silk products, you could easily get a free domain such as FreeWebSites.com/PureSilk/
several compelling reasons why you should not accept such a
using a free service, you will make a bad first impression
with your customers, and transmit the message that your
website isn't important enough to have its own name.
names are inevitably going to be longer, and hence more
difficult to remember than real ones.
visiting your free site will be subjected to pop-up boxes
containing advertisements and other rubbish.
engines are starting to give higher priority to sites which
have their own domain names. Some will even refuse to
list sites which don't have their own domains.
free domain is probably the
worst mistake that you can
make when setting up your business online. Don't do it.
G is for Generic
can get hold of a generic domain name for your business, you
have a great marketing edge. Generic names are easy
to remember, but their killer advantage is that they produce
a regular flow of potential customers to your site without
you having to spend a dollar on marketing.
case illustrates the point beautifully. The publishers of a
computer game starring Brazilian soccer start Ronaldo have offered
150,000 US Dollars to the owner of the name Ronaldo.com.
The publisher was quoted as saying “Anyone searching for
information on Ronaldo, whether it is about the forthcoming
PlayStation game or any other related merchandise, is automatically
going to www.ronaldo.com. If we don't secure the
name in the next two weeks, we are going to have to spend
considerably more on Internet advertising than we would
have if we had owned www.ronaldo.com.
names need not be limited to single words. Many people interested
in the Thai language for example will try typing ThaiLanguage.com
into their browser before resorting to the search engine lottery.
To summarize: generic name = free customers.
H is for Hosting
domain name without web space is like having an address without
a home. This is what hosting is all about, where your name is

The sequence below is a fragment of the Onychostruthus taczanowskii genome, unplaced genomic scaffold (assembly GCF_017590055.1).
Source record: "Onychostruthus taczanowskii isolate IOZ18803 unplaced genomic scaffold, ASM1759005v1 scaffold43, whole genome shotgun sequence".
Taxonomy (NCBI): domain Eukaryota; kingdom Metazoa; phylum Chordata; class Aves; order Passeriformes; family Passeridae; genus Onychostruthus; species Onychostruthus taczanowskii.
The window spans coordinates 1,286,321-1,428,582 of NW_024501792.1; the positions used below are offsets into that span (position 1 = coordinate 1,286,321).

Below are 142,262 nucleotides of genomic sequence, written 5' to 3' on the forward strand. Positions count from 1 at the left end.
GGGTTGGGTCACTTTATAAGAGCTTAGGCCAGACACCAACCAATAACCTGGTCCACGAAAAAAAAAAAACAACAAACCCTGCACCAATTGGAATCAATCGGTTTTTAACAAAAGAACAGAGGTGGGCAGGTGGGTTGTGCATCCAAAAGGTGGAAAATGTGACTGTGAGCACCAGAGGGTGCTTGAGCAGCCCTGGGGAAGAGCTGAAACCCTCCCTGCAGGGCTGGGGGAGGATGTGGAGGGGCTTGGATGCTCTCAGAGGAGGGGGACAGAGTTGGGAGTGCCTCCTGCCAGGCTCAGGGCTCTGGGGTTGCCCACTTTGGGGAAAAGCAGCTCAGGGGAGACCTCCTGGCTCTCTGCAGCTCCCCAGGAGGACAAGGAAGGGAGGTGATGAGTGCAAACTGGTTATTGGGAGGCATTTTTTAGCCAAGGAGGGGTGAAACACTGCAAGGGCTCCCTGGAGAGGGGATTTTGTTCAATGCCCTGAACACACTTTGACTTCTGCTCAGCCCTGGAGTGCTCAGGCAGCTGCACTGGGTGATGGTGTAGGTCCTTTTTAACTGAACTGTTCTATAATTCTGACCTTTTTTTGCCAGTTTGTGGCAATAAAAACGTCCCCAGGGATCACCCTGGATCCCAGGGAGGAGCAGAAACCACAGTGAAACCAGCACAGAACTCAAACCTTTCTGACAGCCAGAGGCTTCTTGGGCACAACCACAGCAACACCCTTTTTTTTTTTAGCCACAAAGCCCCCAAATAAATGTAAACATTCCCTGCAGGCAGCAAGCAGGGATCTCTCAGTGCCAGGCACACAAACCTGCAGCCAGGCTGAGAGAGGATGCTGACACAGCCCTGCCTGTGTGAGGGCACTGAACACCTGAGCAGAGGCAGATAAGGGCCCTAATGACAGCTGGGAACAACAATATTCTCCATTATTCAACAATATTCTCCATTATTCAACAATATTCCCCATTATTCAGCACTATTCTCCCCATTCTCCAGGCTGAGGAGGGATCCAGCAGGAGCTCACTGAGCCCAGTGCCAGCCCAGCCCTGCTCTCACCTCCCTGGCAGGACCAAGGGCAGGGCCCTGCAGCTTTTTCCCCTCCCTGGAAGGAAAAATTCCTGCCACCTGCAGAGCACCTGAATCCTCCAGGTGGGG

parked at a server computer on the Internet, so that
other Internet users can access your website.
it's possible to register a domain well before you have a website
ready or found a computer to host it on. You are reserving the
name for future use. This is a great benefit, as it means you
when you think of it, not when you have found
a server to host the site on.
I is for Identity
domain name is your identity in the new digital economy.
Be very careful to pick the right domain names for your
business before going online. Being forced to find a
new identity after launch is a very time-consuming and costly
J is for Just A
get contacted by parties who say things like “Just a minute,
we've been trading successfully for the last year under the
name 4MikesWindows.net. What you're doing is a scam.”
is that a poor choice of name will always reduce the number
of visitors (and hence customers) to your website. Sure,
you can still run a successful online business with a lousy
name, but your business will always do better with a good name.
And what happens when a competitor comes along with a much better
K is for KISS
it Simple, Stupid". Use easy to spell words. Use
easy to pronounce words. Limit names to two words
if possible, three words as an absolute maximum. Remember the
idea is to create domain names people can easily remember
and just as easily type into their browser.
L is for Length
can now be up to sixty seven characters in length, but we would
never advise you to register a name anywhere near that. The
golden rule of selecting a good name is short is sweet.
Would you like to type a sixty seven character domain string
into a browser? No, and neither does anybody else.
M is for Multiple
English language words are spelt differently around the English-speaking
world. For instance, Jewelry (US) Vs Jewellery (UK). If you
have an international business, make sure you register all
of the different spellings.
N is for Now!
your preferred names
Otherwise someone else will.
O is for Offline